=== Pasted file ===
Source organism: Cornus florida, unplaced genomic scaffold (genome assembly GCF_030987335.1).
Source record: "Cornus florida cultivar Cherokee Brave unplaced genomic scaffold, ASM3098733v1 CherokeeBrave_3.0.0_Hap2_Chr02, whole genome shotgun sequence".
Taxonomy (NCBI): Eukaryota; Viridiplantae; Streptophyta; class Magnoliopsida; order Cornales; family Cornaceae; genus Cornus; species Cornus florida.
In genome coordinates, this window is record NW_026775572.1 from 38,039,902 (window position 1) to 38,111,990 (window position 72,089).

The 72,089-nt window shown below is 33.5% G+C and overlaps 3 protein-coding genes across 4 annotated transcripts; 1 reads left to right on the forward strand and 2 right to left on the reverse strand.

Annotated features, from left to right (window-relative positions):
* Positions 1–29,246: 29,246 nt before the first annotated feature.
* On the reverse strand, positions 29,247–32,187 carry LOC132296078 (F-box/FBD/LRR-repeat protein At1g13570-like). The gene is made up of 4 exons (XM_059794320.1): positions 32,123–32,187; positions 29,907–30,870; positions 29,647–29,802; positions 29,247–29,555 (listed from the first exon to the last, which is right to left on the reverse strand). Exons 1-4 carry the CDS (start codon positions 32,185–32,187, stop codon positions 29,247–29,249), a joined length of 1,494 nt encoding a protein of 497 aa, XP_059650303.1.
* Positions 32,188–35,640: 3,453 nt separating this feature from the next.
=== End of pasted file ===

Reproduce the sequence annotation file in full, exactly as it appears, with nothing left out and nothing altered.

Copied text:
Source organism: Cornus florida, unplaced genomic scaffold (genome assembly GCF_030987335.1).
Source record: "Cornus florida cultivar Cherokee Brave unplaced genomic scaffold, ASM3098733v1 CherokeeBrave_3.0.0_Hap2_Chr02, whole genome shotgun sequence".
Taxonomy (NCBI): Eukaryota; Viridiplantae; Streptophyta; class Magnoliopsida; order Cornales; family Cornaceae; genus Cornus; species Cornus florida.
In genome coordinates, this window is record NW_026775572.1 from 38,039,902 (window position 1) to 38,111,990 (window position 72,089).

The 72,089-nt window shown below is 33.5% G+C and overlaps 3 protein-coding genes across 4 annotated transcripts; 1 reads left to right on the forward strand and 2 right to left on the reverse strand.

Annotated features, from left to right (window-relative positions):
* Positions 1–29,246: 29,246 nt before the first annotated feature.
* On the reverse strand, positions 29,247–32,187 carry LOC132296078 (F-box/FBD/LRR-repeat protein At1g13570-like). The gene is made up of 4 exons (XM_059794320.1): positions 32,123–32,187; positions 29,907–30,870; positions 29,647–29,802; positions 29,247–29,555 (listed from the first exon to the last, which is right to left on the reverse strand). Exons 1-4 carry the CDS (start codon positions 32,185–32,187, stop codon positions 29,247–29,249), a joined length of 1,494 nt encoding a protein of 497 aa, XP_059650303.1.
* Positions 32,188–35,640: 3,453 nt separating this feature from the next.